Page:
Psilocybin depression study receives Breakthrough Therapy status

The Food and Drug Administration (FDA) has granted Breakthrough Therapy status to psilocybin, a hallucinogenic substance found in magic mushrooms, to treat major depressive disorder (MDD).

The latest study, undertaken by Usona Institute in the United States and which is currently in Phase 2, will include approximately 80 participants who meet the criteria for MDD. Usona is currently recruiting for its seven-site phase of the study which will be completed in early 2021.

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The FDA designed its Breakthrough Therapy status to give drugs intended to treat serious conditions a head start when they demonstrate a “substantial improvement” over medical solutions already available on the market.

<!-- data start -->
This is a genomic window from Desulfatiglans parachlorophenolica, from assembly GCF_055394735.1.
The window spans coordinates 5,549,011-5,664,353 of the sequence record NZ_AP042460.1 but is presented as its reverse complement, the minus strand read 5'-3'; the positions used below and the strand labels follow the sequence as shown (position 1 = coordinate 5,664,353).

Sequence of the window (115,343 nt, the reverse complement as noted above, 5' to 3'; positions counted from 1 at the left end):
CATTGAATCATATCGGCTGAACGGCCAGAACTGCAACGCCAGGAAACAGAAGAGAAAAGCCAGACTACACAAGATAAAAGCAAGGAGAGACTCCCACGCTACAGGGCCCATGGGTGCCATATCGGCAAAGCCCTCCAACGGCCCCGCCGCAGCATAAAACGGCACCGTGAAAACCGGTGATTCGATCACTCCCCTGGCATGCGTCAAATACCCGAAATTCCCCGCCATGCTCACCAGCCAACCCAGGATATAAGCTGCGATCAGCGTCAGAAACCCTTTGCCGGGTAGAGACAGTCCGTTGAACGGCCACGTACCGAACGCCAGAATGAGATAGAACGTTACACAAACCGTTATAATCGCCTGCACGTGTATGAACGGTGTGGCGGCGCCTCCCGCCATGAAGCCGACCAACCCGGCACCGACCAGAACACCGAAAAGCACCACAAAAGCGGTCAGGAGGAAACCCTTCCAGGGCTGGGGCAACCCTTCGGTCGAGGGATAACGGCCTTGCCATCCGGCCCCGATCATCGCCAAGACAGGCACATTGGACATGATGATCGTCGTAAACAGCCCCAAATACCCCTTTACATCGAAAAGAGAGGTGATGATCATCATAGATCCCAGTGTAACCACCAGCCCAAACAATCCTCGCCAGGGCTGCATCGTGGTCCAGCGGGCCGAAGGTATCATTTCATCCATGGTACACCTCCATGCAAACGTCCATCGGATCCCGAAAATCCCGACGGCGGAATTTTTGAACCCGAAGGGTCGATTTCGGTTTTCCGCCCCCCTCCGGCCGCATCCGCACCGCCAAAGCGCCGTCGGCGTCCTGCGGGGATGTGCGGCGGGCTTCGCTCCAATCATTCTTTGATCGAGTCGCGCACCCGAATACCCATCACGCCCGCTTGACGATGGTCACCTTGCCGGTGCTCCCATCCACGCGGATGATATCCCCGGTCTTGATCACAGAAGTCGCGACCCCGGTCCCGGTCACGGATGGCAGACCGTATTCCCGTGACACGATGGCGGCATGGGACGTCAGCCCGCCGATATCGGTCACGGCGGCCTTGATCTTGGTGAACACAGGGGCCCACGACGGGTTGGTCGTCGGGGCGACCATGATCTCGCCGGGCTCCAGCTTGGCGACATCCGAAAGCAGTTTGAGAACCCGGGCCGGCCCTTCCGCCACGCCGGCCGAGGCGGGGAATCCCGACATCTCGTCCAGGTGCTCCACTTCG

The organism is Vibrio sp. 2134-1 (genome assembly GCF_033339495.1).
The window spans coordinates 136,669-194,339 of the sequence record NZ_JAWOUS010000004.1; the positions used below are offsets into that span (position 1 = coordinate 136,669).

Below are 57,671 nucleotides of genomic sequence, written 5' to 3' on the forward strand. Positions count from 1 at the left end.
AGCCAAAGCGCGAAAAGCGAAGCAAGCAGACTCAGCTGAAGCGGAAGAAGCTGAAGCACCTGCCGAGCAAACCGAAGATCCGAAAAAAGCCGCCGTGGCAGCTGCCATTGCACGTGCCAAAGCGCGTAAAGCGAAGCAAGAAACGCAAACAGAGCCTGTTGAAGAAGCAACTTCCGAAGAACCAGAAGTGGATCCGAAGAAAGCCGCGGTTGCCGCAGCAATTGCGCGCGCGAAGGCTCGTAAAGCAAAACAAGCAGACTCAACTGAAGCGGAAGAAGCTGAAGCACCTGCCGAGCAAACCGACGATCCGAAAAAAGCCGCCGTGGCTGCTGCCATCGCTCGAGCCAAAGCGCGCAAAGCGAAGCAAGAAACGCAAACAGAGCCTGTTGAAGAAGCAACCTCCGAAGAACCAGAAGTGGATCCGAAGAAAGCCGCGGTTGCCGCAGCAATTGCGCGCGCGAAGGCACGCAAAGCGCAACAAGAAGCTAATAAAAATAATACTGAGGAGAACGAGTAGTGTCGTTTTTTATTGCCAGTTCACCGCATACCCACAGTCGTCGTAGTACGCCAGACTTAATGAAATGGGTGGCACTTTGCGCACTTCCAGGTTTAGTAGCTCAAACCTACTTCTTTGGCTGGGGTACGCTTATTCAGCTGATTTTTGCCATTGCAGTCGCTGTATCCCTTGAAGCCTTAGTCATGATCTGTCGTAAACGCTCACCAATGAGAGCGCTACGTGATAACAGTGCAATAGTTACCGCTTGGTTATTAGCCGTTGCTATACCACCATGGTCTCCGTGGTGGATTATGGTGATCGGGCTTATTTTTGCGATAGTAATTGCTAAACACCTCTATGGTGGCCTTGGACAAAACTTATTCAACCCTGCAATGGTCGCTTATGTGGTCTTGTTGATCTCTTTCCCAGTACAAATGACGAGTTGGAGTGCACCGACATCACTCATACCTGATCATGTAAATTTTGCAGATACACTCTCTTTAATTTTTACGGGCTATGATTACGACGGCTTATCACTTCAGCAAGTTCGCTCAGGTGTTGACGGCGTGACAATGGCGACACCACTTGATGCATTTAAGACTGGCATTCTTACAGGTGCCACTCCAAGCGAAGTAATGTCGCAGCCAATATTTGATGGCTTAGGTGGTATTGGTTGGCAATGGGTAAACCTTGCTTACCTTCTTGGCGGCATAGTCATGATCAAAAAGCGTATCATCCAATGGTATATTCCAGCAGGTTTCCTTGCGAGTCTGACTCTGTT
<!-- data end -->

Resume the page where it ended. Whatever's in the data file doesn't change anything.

“The results from previous studies clearly demonstrate the remarkable potential for psilocybin as a treatment in MDD patients, which Usona is now seeking to confirm in its own clinical trials. What is truly groundbreaking is FDA’s rightful acknowledgement that MDD, not just the much smaller treatment-resistant depression population, represents an unmet medical need and that the available data suggest that psilocybin may offer a substantial clinical improvement over existing therapies,” says Charles Raison, MD, Director of Clinical and Translational Research at Usona.

“Given that there is so much complexity with psilocybin and that Usona is charting new ground, these interactions will ensure that Usona and the FDA are aligned in approaching the development program with acceptable best practices.”

This is not the first time that psilocybin has received Breakthrough Therapy status for treating depression. In 2018, COMPASS Pathways, a life sciences company, received the status for its study on treatment resistant depression which was the first of its size at the time.

According to the World Health Organization, there are over 300 million people suffering from major depression and the figures are rising. WHO states that investment in mental health is needed with nearly 50% of those people living in high-income countries not receiving treatment for depression.